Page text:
By Jim Early, 300-time blood donor
Above, Jim (with nurse, Raquel Morgia, sneaking in a smile) stands beside a quilt his wife made from his collection of SBC t-shirts.
When I was twenty-two I was sick with an intestinal disease. In a month’s time I went from healthy to hospital patient and for the next seven weeks I lived in the Old Hoover Pavilion Stanford Hospital. I ate nothing by mouth and instead received all my nutrition from IVs into my arms and eventually via a central line. A year later I was back again and after another three weeks opted for corrective surgery. After some major surgery, a few revisions, and many units of blood, (during and post op) I was healthy again. While being treated I thought very little about where the blood came from or who was giving it, I just wanted to feel better.
The example of some and invitations from others led me to give; never discount your example.
Fifteen years later while running a project, one of my critical contractors would take off every other Friday afternoon to donate blood. Initially he would say he had an appointment, but as our time together increased he fessed up about his penchant for platelet donations. We didn’t talk much more about it, but his example and my history with receiving blood products put a nagging reminder in my heart that I was here through the generosity of others. Six months later my sister Rhoda invited me to donate with her so she could get one of the “Donor Buddy” T-shirts. That was it! I was being called and away I went.
The process was great and much easier than my overactive imagination had thought it might be. At the end of it I got cookies and juice while others waited on me; I couldn’t have asked for more. I thought, “Gee that was easy, I could do that every couple of months.”
A few weeks later I received mail from the blood bank inviting me to be on their platelet team. Apparently I was CMV negative and had a high platelet count, making me the kind of donor they wanted for platelets. While I was growing up I was always one of the last picked for a team, so when they said they wanted me I jumped before they had a chance to change their minds.
The platelet donation process back then was always a two arm procedure where you couldn’t do anything for yourself while you were hooked up. Have an itch? Get the nurse’s attention; she’ll grab a piece of gauze and scratch your nose, or ear. I was hooked, it was helping others in a silent way that few others seemed to be willing to do. I could do it more frequently than just donating whole blood. Some people would ask me how I could stand to be hooked up for so long. For me, it was easy. At the end of the day the needles came out and I got to go home. After all, I had experienced the other side by being hooked up for seven weeks straight as a patient.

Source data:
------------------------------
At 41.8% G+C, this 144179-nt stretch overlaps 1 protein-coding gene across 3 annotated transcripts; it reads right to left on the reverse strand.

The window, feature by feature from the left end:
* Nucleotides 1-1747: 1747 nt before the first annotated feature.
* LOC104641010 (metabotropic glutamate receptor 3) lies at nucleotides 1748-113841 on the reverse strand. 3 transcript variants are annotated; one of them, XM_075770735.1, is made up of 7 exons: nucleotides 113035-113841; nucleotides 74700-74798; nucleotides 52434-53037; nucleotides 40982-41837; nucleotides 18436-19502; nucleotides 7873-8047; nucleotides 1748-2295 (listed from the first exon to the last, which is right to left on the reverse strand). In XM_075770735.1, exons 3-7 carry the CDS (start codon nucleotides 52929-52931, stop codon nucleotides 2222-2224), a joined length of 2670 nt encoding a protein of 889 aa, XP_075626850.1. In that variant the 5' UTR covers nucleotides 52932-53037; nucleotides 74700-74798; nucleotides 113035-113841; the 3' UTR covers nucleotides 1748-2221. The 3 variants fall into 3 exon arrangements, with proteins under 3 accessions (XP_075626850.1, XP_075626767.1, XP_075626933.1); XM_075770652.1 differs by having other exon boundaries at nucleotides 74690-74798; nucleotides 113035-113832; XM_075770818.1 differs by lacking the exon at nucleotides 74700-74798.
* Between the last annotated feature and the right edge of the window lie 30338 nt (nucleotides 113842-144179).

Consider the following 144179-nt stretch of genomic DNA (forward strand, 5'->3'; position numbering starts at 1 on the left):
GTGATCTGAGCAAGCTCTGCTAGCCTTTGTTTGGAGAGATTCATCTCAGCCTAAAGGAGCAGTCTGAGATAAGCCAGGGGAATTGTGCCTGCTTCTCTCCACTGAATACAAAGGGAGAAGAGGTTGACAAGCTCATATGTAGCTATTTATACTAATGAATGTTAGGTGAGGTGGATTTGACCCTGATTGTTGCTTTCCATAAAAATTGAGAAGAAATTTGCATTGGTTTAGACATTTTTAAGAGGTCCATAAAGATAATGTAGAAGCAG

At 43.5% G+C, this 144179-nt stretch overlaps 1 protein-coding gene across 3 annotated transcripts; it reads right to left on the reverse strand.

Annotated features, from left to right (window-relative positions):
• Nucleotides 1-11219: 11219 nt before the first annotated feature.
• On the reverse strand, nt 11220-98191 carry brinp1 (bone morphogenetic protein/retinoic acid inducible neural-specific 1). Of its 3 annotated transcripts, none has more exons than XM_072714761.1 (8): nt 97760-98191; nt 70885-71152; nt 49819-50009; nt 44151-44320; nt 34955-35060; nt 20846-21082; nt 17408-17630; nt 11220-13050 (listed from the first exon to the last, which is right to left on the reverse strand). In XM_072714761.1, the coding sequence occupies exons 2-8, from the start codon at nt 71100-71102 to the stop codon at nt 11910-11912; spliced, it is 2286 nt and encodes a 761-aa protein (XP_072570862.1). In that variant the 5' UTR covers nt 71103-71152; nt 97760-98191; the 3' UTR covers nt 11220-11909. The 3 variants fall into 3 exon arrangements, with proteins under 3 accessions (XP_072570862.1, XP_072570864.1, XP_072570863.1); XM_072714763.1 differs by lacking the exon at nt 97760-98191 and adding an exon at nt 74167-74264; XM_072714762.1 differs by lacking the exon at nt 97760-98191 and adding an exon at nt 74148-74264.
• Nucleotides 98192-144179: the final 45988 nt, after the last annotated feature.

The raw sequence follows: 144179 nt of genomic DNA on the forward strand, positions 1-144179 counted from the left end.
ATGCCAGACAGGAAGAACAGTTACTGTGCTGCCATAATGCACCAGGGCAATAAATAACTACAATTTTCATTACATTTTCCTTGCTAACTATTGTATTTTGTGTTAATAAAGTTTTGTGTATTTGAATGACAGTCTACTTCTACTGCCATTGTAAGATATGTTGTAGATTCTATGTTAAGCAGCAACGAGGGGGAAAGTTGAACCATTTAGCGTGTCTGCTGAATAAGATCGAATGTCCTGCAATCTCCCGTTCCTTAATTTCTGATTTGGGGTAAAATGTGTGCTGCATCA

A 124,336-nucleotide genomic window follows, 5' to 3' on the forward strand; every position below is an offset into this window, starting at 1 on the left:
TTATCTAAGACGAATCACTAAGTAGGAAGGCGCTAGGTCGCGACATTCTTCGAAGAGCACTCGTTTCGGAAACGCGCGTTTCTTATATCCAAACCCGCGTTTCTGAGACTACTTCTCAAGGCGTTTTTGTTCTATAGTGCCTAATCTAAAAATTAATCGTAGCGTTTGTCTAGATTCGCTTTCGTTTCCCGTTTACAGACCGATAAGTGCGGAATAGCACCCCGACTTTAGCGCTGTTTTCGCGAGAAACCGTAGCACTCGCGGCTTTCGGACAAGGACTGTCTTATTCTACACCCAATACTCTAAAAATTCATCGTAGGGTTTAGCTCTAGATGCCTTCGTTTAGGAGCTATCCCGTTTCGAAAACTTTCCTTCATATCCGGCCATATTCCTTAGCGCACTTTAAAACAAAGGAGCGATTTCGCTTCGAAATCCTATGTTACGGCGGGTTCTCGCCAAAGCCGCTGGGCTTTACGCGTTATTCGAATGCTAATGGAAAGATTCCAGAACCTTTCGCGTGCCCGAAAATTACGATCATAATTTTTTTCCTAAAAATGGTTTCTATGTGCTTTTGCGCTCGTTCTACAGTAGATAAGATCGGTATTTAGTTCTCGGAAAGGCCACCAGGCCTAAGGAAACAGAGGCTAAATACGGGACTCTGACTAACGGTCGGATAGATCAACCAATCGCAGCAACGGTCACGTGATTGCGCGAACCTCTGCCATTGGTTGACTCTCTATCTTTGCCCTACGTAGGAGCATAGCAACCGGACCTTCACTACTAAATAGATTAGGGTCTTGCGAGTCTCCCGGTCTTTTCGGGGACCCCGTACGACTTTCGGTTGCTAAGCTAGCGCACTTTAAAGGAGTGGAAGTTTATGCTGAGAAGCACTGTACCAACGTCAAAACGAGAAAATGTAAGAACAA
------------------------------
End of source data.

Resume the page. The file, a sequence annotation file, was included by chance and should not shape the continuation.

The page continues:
I’m thankful to Stanford Blood Center for what they’ve done for me.
In retrospect, I’m able to give blood and platelets because Stanford Blood Center did such a good job back in the early eighties when I needed blood. I received blood when AIDS was just becoming an epidemic and before there was mandatory screening or even any tests for AIDS. Stanford Blood Centers were on the cutting edge, instituting testing procedures, doing everything they could to maintain a safe blood supply. For their service I am forever grateful, as many others who received blood from other sources during the same time frame died from the very products that were meant to save them. That was 29 years ago.
Why do I still give and what drives me forward?
My first donation was fifteen years ago. Some 300 odd donations later I’m sometimes asked, “Why do I still do it and why do I jump at the opportunity when they call?” BECAUSE IT MAKES A DIFFERENCE FOR SOMEONE WHO NEEDS OUR HELP. Some days I donate platelets on a schedule and other days I get the call that there’s a critical shortage and they need platelets now. Whenever it is, I try to make the recipient a priority over my own desires. Occasionally I get an extra special call. I’ve had the extra privilege of doing three special white cell granulocyte donations for someone who is critically ill and the doctors have determined that without these special donations the outlook for the individual is very dismal.
I may never have the opportunity to save someone’s life from drowning or a fire, give CPR, pull them from a burning car, or any of the other oh-so-glamorous ways to save a person’s life; but that does not diminish the fact that my actions do save lives. I’ll take being a silent hero and saving many lives any day over fifteen minutes of fame. I may never know the person I’m helping, but that doesn’t mean they don’t need my help. It’s easy and they need our help.
P.S. You can even watch “Pay it Forward” during you donation. (That was supposed to be a guilt-inducing poke in the ribs for some of us.)